Sen. Bernie Sanders asks the NSA: Are you spying on Congress?
Sen. Bernie Sanders (I-VT) on Friday asked the head of the National Security Agency to disclose whether the agency has monitored members of Congress or other elected officials.
“I am writing today to ask you one very simple question,” he wrote in a letter to NSA director Gen. Keith Alexander. “Has the NSA spied, or is the NSA currently spying, on members of Congress or other American elected officials? ‘Spying’ would include gathering metadata on calls made from official or personal phones, content from websites visited or emails sent, or collecting any other data from a third party not made available to the general public in the regular course of business?”
Sanders proposed legislation in June that would limit the NSA’s and FBI’s domestic surveillance powers.
The bill would amend the Foreign Intelligence Surveillance Act of 1978 and require authorities to establish a reasonable suspicion before obtaining court approval to monitor business records related to a specific terrorism suspect.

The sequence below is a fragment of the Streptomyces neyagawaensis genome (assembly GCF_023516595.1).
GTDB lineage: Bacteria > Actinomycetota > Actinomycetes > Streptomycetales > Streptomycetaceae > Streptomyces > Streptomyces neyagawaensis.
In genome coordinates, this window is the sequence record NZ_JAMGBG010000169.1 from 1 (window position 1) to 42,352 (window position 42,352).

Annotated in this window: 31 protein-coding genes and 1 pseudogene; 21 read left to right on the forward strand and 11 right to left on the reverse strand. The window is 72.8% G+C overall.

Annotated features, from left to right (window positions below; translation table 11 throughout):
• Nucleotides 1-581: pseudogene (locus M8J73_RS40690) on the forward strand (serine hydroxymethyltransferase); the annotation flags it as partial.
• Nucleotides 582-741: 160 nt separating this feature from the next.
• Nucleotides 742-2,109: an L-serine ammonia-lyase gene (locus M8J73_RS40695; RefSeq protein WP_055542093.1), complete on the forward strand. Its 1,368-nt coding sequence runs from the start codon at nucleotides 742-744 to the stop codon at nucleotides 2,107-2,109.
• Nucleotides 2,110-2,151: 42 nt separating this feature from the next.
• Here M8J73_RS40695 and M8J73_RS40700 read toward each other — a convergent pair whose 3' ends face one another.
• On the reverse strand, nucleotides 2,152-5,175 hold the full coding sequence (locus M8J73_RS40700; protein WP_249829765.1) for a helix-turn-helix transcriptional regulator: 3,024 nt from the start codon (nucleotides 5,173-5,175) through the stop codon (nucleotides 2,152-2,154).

Sens. Mark Udall (D-CO) and Ron Wyden (D-OR) have proposed similar legislation.
“I am deeply concerned about recent revelations that the National Security Agency (NSA) and other intelligence agencies are collecting enormous amounts of information about phone calls that Americans make, emails that we send, and websites that we visit,” Sanders wrote in his letter to Alexander. “In my view, these actions are clearly unconstitutional. As U.S. District Court Judge Richard Leon wrote recently, the NSA programs are ‘almost Orwellian.'”